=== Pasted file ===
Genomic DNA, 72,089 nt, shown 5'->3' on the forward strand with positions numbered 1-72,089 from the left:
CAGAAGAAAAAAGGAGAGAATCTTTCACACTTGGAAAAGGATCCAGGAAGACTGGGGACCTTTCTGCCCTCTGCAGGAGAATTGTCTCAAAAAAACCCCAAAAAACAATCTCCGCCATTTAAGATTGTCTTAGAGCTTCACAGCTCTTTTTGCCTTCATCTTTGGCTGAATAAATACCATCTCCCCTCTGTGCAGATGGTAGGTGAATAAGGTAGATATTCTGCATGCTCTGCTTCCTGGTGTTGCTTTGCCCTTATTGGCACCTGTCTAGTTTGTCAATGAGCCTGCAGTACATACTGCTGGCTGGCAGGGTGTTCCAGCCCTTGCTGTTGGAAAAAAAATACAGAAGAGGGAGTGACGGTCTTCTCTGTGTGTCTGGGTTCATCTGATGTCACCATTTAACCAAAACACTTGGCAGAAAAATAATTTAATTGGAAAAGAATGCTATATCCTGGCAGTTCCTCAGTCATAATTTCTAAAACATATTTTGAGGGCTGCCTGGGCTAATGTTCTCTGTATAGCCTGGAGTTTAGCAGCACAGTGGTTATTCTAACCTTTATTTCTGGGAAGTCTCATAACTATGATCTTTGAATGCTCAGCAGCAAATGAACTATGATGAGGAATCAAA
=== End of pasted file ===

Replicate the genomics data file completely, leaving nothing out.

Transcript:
Genomic DNA, 72,089 nt, shown 5'->3' on the forward strand with positions numbered 1-72,089 from the left:
CAGAAGAAAAAAGGAGAGAATCTTTCACACTTGGAAAAGGATCCAGGAAGACTGGGGACCTTTCTGCCCTCTGCAGGAGAATTGTCTCAAAAAAACCCCAAAAAACAATCTCCGCCATTTAAGATTGTCTTAGAGCTTCACAGCTCTTTTTGCCTTCATCTTTGGCTGAATAAATACCATCTCCCCTCTGTGCAGATGGTAGGTGAATAAGGTAGATATTCTGCATGCTCTGCTTCCTGGTGTTGCTTTGCCCTTATTGGCACCTGTCTAGTTTGTCAATGAGCCTGCAGTACATACTGCTGGCTGGCAGGGTGTTCCAGCCCTTGCTGTTGGAAAAAAAATACAGAAGAGGGAGTGACGGTCTTCTCTGTGTGTCTGGGTTCATCTGATGTCACCATTTAACCAAAACACTTGGCAGAAAAATAATTTAATTGGAAAAGAATGCTATATCCTGGCAGTTCCTCAGTCATAATTTCTAAAACATATTTTGAGGGCTGCCTGGGCTAATGTTCTCTGTATAGCCTGGAGTTTAGCAGCACAGTGGTTATTCTAACCTTTATTTCTGGGAAGTCTCATAACTATGATCTTTGAATGCTCAGCAGCAAATGAACTATGATGAGGAATCAAA